A third factor relates to Algeria’s experiment with “fast track democracy” which went so badly wrong in 1989-1992. Pressing for free and fair elections quickly in countries which are going through an economic crisis (Tunisia) or/and have no previous experience in democratic elections, let alone an independent judiciary and a free press (Tunisia and Libya) is fraught with danger. Spain, Portugal and Greece succeeded a generation ago but with strong support from Europe and the US – a support the latter are unwilling to extend to southern rim Mediterranean countries today. Its civil war cost Algeria enormous material destruction, an estimated 150,000 dead and the loss of 600,000 people, often well educated, who fled the country. Some of the same factors which sparked the revolts in Tunisia and Libya are present in Algeria: many desperate young people clamouring for jobs and dignity, widespread corruption and an older generation clinging to power. Yet few Algerians wish to revisit their recent past while many others hope and pray the lessons of their country will not yet come to haunt their neighbours...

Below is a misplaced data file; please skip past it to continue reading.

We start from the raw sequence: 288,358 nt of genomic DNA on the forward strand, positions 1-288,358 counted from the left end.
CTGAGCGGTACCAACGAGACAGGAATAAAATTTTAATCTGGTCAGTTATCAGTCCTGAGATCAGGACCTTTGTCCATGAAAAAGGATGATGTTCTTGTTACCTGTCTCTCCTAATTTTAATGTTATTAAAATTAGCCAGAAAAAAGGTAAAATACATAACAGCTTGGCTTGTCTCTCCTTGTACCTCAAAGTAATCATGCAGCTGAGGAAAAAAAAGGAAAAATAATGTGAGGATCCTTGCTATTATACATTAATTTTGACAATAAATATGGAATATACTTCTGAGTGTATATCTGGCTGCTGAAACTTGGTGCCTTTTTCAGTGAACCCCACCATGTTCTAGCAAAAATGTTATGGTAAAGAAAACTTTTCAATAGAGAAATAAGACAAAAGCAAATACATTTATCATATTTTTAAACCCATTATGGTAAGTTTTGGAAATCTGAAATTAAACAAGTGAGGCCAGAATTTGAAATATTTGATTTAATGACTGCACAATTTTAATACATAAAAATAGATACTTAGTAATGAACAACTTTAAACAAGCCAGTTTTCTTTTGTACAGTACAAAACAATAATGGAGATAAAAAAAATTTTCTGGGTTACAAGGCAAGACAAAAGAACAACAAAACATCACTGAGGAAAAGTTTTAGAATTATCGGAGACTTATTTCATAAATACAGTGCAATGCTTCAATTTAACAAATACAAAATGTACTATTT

A fourth factor needs to be taken into account. Algerian leaders live in a time warp, dreaming of the 1960s and 70s when their country was a surrogate for the revolutionary masses; a proxy for the revolutionary state and a model for the developing world. Whatever the country was going through had been overlaid with these visions and with these expectations. Yet the Algeria of those years did make a noteworthy contribution to genuine liberation movements as it trained ANC and PLO commandos. As history has moved on however and in virtual self parody, Algerian leaders have rattled on for so long in a meaningless, vacuous and monotonous idiom that they have ended up in splendid isolation, closeted, out of touch and with no one left to chat except themselves.